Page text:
But there are some songs that don’t commit to the electro-pop futurism premise, as well as some legitimate misfires. The shit-talking revival session “The Glory” and chipmunk-soul retread “Everything I Am” both look back instead of forward. I’ve never been seasick, but I imagine if I listened to the deeply swaggerless “Drunk and Hot Girls” for an hour, I might be. “Homecoming” featuring Chris Martin was 10 times better back when it was “Home” featuring John Legend. And “Big Brother” is a whinier version of The College Dropout’s “Last Call,” though today we can use it to psychoanalyze the tumultuous Jay-Ye friendship.

The contrasting styles belie Graduation’s core problem—it doesn’t quite know what type of radical future it’s trying to chart. The album has little to say lyrically, so Kanye’s words rarely feel particularly essential to the otherworldly production. The tone is celebratory, but it’s hard to articulate what exactly Kanye is reveling in (“Good Life” is a toast to its own “blatant hit-recordness,” in the artist’s words). West is not searching for truth or human connection—he’s on a “quest to be cool.” He’s not making music for himself—he’s making “people’s theme songs.” The album sounds big—West was channelling legacy rock bands like U2 and the Rolling Stones to attain “stadium status” for music—but also a little hollow. While Kanye has always viewed his creations as both art and product, Graduation feels like the furthest he ever slipped onto the commercial half of the divide.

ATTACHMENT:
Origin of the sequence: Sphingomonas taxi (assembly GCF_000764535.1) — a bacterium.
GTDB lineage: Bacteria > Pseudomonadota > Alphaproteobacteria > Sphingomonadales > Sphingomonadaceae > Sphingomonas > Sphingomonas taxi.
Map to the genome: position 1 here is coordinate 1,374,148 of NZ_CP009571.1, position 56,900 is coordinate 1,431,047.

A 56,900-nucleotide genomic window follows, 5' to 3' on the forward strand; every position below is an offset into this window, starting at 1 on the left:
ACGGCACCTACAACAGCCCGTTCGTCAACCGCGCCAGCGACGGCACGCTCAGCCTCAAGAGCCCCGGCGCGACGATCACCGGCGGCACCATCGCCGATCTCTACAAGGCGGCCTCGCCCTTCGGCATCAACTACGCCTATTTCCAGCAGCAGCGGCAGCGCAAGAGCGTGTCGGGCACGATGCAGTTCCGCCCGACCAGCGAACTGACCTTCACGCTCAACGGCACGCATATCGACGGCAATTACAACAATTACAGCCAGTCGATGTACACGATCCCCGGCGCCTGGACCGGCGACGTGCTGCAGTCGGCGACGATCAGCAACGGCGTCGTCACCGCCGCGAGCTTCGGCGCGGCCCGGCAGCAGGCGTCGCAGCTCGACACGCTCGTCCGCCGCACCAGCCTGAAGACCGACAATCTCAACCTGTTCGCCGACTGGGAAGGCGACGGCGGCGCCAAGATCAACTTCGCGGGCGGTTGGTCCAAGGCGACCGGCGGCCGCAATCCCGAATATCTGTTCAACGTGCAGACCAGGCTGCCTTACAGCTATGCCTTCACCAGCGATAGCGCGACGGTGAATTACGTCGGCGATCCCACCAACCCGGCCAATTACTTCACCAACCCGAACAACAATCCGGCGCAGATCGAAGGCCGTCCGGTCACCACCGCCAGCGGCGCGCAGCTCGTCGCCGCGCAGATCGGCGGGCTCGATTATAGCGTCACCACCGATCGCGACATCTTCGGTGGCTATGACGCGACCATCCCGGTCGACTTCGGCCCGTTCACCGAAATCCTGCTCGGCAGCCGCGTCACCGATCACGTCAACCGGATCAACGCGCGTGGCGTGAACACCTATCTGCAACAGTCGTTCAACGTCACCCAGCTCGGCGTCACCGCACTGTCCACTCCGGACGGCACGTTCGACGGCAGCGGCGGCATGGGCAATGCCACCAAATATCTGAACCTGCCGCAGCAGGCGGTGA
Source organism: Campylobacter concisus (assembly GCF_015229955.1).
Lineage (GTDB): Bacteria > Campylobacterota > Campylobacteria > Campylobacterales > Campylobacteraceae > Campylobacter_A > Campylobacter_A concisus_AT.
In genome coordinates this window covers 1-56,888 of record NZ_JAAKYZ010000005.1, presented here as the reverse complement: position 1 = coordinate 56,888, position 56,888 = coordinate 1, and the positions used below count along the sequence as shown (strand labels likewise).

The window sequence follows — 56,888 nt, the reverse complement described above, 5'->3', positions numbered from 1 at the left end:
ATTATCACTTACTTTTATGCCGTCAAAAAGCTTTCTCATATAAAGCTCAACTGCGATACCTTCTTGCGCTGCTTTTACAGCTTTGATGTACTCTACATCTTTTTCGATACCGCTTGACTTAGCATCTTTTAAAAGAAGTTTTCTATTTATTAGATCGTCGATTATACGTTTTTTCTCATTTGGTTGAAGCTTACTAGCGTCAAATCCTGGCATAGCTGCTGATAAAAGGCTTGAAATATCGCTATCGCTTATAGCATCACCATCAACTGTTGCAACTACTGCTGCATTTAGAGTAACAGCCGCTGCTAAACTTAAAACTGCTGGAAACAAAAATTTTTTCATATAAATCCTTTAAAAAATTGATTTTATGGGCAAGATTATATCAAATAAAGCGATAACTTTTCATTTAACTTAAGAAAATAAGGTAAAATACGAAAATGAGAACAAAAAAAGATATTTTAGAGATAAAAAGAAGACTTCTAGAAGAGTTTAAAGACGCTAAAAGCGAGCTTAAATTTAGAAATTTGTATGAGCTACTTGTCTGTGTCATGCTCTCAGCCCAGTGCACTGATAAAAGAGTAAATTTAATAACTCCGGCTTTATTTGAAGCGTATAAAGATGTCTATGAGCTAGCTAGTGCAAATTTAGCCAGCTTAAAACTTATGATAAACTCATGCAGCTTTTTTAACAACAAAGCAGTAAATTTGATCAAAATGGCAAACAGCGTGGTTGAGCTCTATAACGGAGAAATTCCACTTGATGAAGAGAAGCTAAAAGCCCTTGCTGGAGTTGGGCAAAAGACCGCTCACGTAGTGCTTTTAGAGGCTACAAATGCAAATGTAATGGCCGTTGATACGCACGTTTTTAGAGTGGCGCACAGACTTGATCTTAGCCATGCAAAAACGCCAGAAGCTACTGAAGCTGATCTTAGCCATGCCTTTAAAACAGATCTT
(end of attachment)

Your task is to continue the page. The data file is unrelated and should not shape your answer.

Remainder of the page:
But even as the album’s gloss buffers away some of Kanye’s imperfections, its most vulnerable moments telegraph the genre-shifting pivot that was soon to come. On “Can’t Tell Me Nothing,” the dour precursor to New Kanye™, the rapper seems to sense the creative wall he’s careening towards, though he hasn’t yet figured out how to avoid it. “Wait til I get my money right / Then you can’t tell me nothing, right?” It’s not a boast, but a hope that monetary rewards will bring professional and personal fulfillment. That question mark feels like the point where the original Kanye persona—the middle-class striver who managed to find a route besides college to a success that would make his mom proud—starts to crack. Within months of Graduation’s release, that persona would shatter.

Two months after Graduation was released, Kanye West’s mother, Donda, died of complications from plastic surgery. A few months later, he broke off his long-term engagement with his fiancée, Alexis Phifer. Instead of retreating from the spotlight, Kanye mourned in public. At the 2008 Grammys he performed “Stronger” in front of a spaceship and starlit vista, then sang a somber version of the once-jubilant Late Registration track “Hey Mama.” He picked up a vocoder and hopped on a remix of Young Jeezy’s “Put On” in a verse that oscillated between digitized rage and despair. He retreated to his studio in Hawaii and quickly applied the lessons learned from Graduation’s experimentation on a new project that felt even more alien: 808s & Heartbreak.